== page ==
Oct 2, 2020
What If Every Show Used A True Detective-Style Cinematic Tracking Shot?
The most effective way for a television show or a film to garner unreserved praise is to end with a hugely ambitious tracking shot. If properly executed, all other weaknesses are swept away. Last week, the same phenomenon happened with “True Detective.” The big tracking shot was such a great roller coaster ride that the line to get in was forgotten. And nine times out of ten, a discussion of Children of Men will be about that film’s enormous tracking shot.
It’s reductive to call a sequence like that a gimmick, but it feels like cheating. It works suspiciously well. It seems that no matter the show’s quality, it will become instantly canonized if the tracking shot does its job well. So, can a tracking shot of suitable scope and ambition render a show’s previous missteps irrelevant? Let’s see!
This show is often criticized, probably, for adhering to a very white, urban feminism that is ultimately exclusionary. This problem can easily be addressed and indeed eliminated completely with a 6-minute tracking shot. Obviously it is a challenge to orchestrate a plausible scenario for such a thing while staying true to the show’s voice, but it can be done.
For research, I watched the most recent episode. Go me. Lena Dunham works at GQ doing ad copy, which is infringing on her innate need to pursue the career she actually wants: creative writing. She also seems to have a frigid, unsympathetic boss who will not miss her when she’s gone, which makes her feel like a cog in the machine. And that’s all we need to know.
In the tracking shot sequence, a Random House executive goes to see Dunham’s frigid boss, and Dunham abandons her cubicle, running as fast as she can to overhear the conversation. She hears the important parts. “Want to give her a book deal.” “Not as long as she’s working at GQ, damn it.” Then she runs back to her cubicle and pretends to look at her computer as the executive heads to the elevator. She decides to pursue. The camera follows her down the stairwell as frantic drum and bass music plays.
She trips and falls down one flight of stairs. Her hair is tattered and her clothes are torn but her resolve is unflinching, and she makes it to the downstairs lobby. She sees the executive rounding the corner and begins pursuit, as a police officer begins chasing her. “SELF-ACTUALIZATION IS IMPOSSIBLE, LENA DUNHAM,” he yells, but Dunham’s integrity is unbreakable as she darts through the crowded, disapproving streets of New York City and sees the executive in a taxi. She steals a bicycle and gives chase. She cuts through a back alley and collides with the taxi, getting thrown across the hood. The executive rushes to see if she’s okay. “Get in, Lena. I’m giving you a book deal immediately.” Cut to black, roll credits. Bam. Easy.
This show is in season, what, 7? Is anybody still actively watching this? Don’t answer that. They will be if it has an amazing 6-minute tracking shot. I grant this is logistically problematic for a show like Mad Men, because it’s a period piece and a sufficiently awe-inspiring tracking shot needs to cover a lot of ground. I suggest ignoring the problem by setting this scene, and this scene alone, in the modern day. Have Don Draper deal with the realities of 2014 America for a few minutes. Show the world what a cautionary tale he really is.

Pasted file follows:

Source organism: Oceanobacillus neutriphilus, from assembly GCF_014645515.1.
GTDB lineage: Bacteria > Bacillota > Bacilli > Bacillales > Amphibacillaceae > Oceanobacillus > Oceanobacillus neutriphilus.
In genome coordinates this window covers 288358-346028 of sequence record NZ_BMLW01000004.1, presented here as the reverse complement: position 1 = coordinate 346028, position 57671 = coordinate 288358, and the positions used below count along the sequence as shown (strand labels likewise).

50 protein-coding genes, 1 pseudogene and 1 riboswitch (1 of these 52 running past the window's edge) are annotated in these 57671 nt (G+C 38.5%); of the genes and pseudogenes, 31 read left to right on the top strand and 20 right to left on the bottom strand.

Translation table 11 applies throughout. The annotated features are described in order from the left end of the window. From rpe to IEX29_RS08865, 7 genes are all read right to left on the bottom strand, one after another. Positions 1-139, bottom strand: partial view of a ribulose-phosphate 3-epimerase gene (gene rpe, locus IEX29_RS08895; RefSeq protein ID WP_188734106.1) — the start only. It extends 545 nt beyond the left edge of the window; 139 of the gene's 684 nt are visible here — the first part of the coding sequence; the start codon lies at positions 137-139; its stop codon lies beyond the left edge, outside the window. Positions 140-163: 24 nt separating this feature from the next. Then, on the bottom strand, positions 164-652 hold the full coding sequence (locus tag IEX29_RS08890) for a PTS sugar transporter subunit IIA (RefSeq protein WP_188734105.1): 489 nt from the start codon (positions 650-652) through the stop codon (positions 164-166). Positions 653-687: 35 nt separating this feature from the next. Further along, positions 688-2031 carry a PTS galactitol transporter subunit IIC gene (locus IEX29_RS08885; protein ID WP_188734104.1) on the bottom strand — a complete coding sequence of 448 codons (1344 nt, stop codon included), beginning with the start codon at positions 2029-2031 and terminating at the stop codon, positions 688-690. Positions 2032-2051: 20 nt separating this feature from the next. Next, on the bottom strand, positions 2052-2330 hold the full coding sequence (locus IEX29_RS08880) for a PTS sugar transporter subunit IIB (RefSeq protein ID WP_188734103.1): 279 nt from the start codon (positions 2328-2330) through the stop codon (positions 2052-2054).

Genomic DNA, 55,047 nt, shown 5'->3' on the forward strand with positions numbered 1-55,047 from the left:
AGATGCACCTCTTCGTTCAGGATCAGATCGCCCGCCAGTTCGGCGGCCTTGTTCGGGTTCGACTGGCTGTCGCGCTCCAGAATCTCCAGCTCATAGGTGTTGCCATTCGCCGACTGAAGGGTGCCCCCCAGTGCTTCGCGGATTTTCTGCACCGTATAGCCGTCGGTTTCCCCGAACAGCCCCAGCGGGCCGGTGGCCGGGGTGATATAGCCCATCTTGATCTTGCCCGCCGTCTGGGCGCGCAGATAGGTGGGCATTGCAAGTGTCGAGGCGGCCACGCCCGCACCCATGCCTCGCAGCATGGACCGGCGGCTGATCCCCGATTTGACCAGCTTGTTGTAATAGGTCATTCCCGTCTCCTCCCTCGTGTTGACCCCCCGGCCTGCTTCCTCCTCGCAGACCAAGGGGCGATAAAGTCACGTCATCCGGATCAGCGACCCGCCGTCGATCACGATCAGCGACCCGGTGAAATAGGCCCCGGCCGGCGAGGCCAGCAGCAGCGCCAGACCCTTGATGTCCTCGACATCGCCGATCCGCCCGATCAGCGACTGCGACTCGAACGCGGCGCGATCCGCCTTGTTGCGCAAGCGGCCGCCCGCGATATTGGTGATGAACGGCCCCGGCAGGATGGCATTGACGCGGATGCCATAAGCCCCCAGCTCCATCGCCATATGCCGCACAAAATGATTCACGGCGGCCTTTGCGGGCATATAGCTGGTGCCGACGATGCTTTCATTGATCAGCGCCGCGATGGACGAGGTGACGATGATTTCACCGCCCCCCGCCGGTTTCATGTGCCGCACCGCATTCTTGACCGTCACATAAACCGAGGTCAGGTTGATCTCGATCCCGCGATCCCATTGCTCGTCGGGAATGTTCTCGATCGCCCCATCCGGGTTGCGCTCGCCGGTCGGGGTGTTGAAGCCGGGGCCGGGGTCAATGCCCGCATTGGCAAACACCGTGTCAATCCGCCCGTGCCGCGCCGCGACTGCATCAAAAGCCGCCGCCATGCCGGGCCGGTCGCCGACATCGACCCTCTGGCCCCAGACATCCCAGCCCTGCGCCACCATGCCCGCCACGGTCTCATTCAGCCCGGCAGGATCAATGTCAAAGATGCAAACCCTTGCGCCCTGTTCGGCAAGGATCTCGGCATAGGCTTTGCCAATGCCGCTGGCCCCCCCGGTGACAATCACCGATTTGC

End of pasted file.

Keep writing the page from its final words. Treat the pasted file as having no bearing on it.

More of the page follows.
It may slightly break the fourth wall, but everything is meta in television these days, and it’s high time “Mad Men” started getting more contemporary.
The Big Bang Theory:
Admittedly, some aesthetic compromises were necessary to provide the previous shows with the critical momentum of an amazing tracking shot. They were reasonable compromises, but they were rocky victories. But with “The Big Bang Theory,” no aesthetic compromises are needed to make this gimmick work. The only difficulty of implementing this strategy with Big Bang is that the sequence, because of its sheer scope, must be pre-taped, and a laugh track will need to be used in lieu of a studio audience.
Leonard and Sheldon desperately want to go to the International Convention of Epic Science in Pasadena, but an invitation has cruelly been denied them. So they devise a clever (albeit somewhat nerdy) strategy to gain entry: they will steal one million dollars from a Texas cocaine dealer.
The entry plan is simple: they will kick the door down, Leonard will go look for the money, and Sheldon will force the dealer into the master bedroom and intimidate him with a Colt .45. If it becomes necessary to extract the money’s location by force, he will do so. But as Leonard and Sheldon soon discover, the best-laid plans of mice and men often go awry.
Leonard staggers out of the house, with Sheldon limping along. Leonard has obviously been using, and he keeps twitching and jolting his shoulders, breathing too heavily and muttering obscenities as Sheldon starts to pass out. They keep limping along for 3 blocks, about 15 seconds ahead of detection. Leonard shakes Sheldon. “Stay with me, buddy. You gotta put that money in the trunk for me now. I can’t take you to a hospital, but you’re gonna be okay. I got a guy in Juarez who can fix you right up, and it’s gonna be great, and we’ll go to Pasadena…It’s really your fault, pal, for wasting a hostage like that. But you know, just put the money right there, just toss it in the…” he says with manic speed, before Sheldon uses his last ounce of energy to shoot Leonard in the gut. And as the sirens get louder and the sun begins to rise, he whispers one last thing in Leonard’s ear. “Bazinga.”